FIG. 1. Autoradiogram of sodium dodecyl sulfate/polyacrylamide electrophoresis gel, which shows the biosynthetically labeled human immunoglobin secreted by an anti-Rho(D)-specific hybridoma clone E10-Cl (lane 2), but not secreted by the heteromyeloma parent SHM-D33 (lane 1). Cultures of 106 cells were labeled with [14C]leucine in leucine-deficient medium for 12 hr. Immunoglobulins
were immunoprecipitated from supernatant fluids with affinity-purified goat anti-human y-chain-specific antibody coupled with Affi-gel (Bio-Rad). Numbers indicate protein molecular weight standards x 1o-3
Proc. Natl. Acad. Sci. USA 81
Bron et al.
Table 1. Indirect hemagglutination reactivity with different blood group antigens Blood group Donor serum D4-B2 (Rh genotype) LB41 E10OCl
B+ (RI RI)
+ + AB+ (R2 R2) +AB -(rr) 0+ (R2 R2) + (1024)* +(32) 07.(rr)--
-+(256) +(512) -*Anti-Rh hemagglutination titer performed with O+ human erythrocytes only.
the established hybridoma cell lines have been compared with the parental cell lines SHM-D33 and LB4r. As shown in Table 3, the growth rate was similar among the parental heteromyeloma cell line (SHM-D33) and the hybrids D4-B2 and ElO;-Cl derived from it, but these hybrids demonstrated a greater cloning efficiency than their lymphoblastoid parental line (LB4r). The level of Ig production greatly increased after fusion and cloning. The two hybrids, D4-B2 and ElOC1, show Ig production, as measured by quantitative ELISA, of 12 and 20 pug/ml per 106 cells per 24 hr and antiRh hemagglutination titers of 1:256 and 1:512, respectively. In addition, both cloned hybridomas produced antibody-rich ascites on injection into nude mice. Analysis by molecular hybridization using EBV-specific probes (Fig. 2) and immunofluorescent staining for EBNA (data not shown) demonstrated that the majority of hybrids (10 of 12, including D4B2 and E1O-Ci) had lost the EBV genome. Reverse transcriptase tests of the culture fluid supernatants were negative, suggesting that the cells do not produce murine Ctype retroviruses.
DISCUSSION In this report, we describe an in vitro system for the production of anti-Rho(D) human monoclonal antibodies in an attempt to provide a permanent, reproducible source of pure and highly specific immunoglobulin. The derivation of a lymphoblastoid cell line producing anti-Rho(D) Ig and its fusion with a heteromyeloma cell line has resulted in the generation of numerous hybridomas that secrete significant amounts of human mAbs specific for the Rh antigen. These human mAbs have yielded results congruent with conventional antiRho(D) antisera when tested in parallel with routine blood typing methods. The current source of anti-Rh immune antisera, mostly from women naturally sensitized during pregnancy, is diminishing as a result of successful postpartum treatment with Rh-immune globulin. As an alternative to such naturally sensitized donors, volunteer Rh-negative donors immunized with Rh-positive blood have been used as a source of Rhimmune globulin. In addition to the need for frequent phlebotomies from donors, a serious disadvantage of human donor serum is the possibility of contamination by hepatitis and Table 2. Indirect hemagglutination with a panel of different Rh genotypes Anti-Rh RIJRI RJw RJ R2 R2 Ror r'r r' r rr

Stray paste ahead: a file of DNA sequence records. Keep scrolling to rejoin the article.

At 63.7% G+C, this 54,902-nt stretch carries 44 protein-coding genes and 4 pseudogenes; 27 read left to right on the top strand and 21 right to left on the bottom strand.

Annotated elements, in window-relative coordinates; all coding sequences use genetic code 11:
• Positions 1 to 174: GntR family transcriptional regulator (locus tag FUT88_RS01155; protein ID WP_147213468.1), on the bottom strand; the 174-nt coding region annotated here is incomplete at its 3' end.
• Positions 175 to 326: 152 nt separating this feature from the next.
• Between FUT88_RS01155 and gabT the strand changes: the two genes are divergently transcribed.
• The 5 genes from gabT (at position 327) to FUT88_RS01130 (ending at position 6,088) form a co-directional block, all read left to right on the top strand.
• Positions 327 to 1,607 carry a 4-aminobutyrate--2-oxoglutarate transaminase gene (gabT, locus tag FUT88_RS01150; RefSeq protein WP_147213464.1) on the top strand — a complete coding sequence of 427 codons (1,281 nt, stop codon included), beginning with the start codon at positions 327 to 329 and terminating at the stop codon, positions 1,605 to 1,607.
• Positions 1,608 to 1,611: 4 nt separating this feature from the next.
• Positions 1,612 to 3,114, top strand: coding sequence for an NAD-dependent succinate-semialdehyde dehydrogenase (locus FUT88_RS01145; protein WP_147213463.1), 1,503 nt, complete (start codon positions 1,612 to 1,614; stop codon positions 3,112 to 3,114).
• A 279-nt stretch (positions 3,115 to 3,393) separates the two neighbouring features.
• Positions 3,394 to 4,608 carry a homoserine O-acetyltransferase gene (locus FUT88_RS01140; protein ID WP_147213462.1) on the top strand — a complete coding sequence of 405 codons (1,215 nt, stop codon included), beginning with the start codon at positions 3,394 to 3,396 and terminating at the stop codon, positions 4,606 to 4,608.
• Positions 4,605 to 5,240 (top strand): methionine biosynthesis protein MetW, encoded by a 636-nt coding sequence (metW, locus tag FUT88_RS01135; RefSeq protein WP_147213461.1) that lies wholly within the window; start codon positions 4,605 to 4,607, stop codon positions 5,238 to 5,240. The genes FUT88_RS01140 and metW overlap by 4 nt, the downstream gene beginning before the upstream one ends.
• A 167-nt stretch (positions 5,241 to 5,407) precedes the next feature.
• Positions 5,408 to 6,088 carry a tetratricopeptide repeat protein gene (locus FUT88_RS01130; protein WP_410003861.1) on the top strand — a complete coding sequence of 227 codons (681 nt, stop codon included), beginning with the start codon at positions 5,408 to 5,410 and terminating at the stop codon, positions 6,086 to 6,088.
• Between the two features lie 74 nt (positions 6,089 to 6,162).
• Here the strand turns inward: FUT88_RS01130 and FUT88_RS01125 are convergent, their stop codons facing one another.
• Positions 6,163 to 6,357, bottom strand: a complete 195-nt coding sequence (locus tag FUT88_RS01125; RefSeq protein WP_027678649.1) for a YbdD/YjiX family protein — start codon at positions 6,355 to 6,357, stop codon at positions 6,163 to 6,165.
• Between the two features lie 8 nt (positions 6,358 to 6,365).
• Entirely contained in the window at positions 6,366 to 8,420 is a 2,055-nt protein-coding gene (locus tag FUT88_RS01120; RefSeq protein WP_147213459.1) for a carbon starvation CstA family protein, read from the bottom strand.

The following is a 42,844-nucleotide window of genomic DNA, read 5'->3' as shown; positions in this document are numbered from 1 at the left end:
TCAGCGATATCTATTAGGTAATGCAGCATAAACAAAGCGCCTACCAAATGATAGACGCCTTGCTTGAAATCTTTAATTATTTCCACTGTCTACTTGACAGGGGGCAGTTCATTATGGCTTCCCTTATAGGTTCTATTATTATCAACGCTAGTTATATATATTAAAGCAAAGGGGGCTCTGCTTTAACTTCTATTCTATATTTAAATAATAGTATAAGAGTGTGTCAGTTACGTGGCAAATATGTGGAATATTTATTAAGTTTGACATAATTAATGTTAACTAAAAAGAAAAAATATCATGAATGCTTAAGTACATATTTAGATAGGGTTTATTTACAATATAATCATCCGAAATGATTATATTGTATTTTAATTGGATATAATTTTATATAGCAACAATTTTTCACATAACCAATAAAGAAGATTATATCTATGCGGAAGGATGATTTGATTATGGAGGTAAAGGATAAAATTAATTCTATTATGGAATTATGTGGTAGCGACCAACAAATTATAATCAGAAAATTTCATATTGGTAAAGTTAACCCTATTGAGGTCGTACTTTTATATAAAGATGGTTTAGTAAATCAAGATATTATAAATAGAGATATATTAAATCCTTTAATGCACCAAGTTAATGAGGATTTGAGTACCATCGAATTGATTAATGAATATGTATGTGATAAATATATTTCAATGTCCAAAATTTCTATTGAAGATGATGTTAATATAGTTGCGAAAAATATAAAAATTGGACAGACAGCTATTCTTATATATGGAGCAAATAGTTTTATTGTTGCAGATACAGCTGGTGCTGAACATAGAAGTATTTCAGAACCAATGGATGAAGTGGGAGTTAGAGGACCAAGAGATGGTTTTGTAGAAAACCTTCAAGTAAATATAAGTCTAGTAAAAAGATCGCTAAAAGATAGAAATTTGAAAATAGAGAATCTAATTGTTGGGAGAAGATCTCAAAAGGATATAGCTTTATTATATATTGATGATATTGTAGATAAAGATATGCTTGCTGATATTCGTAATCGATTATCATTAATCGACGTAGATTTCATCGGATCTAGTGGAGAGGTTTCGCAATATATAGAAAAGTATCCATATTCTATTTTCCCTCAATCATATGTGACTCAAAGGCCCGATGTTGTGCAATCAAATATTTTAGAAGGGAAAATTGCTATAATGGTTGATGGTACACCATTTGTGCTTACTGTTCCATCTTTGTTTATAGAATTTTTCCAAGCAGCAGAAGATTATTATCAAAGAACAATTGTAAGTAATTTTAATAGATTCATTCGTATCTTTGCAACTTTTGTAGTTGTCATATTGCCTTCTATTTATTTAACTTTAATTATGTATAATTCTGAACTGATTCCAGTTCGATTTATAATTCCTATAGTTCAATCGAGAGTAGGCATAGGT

(CDe) (CwDe) (cDE) (cDe) (Cde) (cdE) (cde)
++ +++ +
++ ++ ++
++ ++ ++
E10-Cl* *mAb at a concentration of 100
++ +++ +++
Table 3. Characterization of hybrids and parental cell lines Monoclonal Parental cell line hybrid Trait LB4, SHM-D33 D4-B2 E10OCl 24 38 36 30 Doubling time, hr Cloning efficiency at 1 cell 10 28 30 25 per well, % + Presence of EBV
Ig production + 1gM + IgG IgA-
IgG subclass 1--2
Ig production, /.g/ml per 106 cells per day a-Rh hemagglutination titer, 106 cells/mI per day Growth in nude mice cytomegalovirus (26),
agent responsible for the acquired immune deficiency syndrome (AIDS) (27).
Although sources of Rh-immune globudecreasing, the demand for it may actually be increasing. Antepartum prophylaxis with Rh IgG has been advocated in situations during pregnancy in which there is an increased risk of transplacental hemorrhage and Rh immunization, after amniocentesis, and after obstetrical procedures such as external cephalic version (2). Rh IgG must also be given to all Rho(D)-negative women after spontaneous or therapeutic abortion, and its provision is advocated for Rho(D)-negative women during the second trimester of preg-
ewm. 2.25 1.96
FIG. 2. Detection of EBV-specific sequences by Southern blot hybridization. DNA (10 u.g) isolated from various cell lines was digested with BamHI and fractionated through 0.7% agarose gels. After transfer to nitrocellulose, the filters were probed with nick-translated 32P-labeled plasmid pDK14 (Barn V), which contains the IR, repeat of the B95-8 strain of EBV. Lane 1: SHM-D33, the heteromyeloma fusion partner cell line. Lane 2: LB2, a representative lymphoblastoid cell line. Other cell lines: hybridoma clones, D4-B2 (lane 3), ElO-Cl (lane 4), E10-C6 (lane 5), E6-1 (lane 6), and E6-2 (lane 7). Lane 8 is DHL-1, a human diffuse histiocytic lymphoma cell line. Numbers indicate the position of H-indIII-cleaved bacteriophage X molecular weight markers in kilobases.
Medical Sciences: Bron
Proc. NatL. Acad. Sci. USA 81 (1984)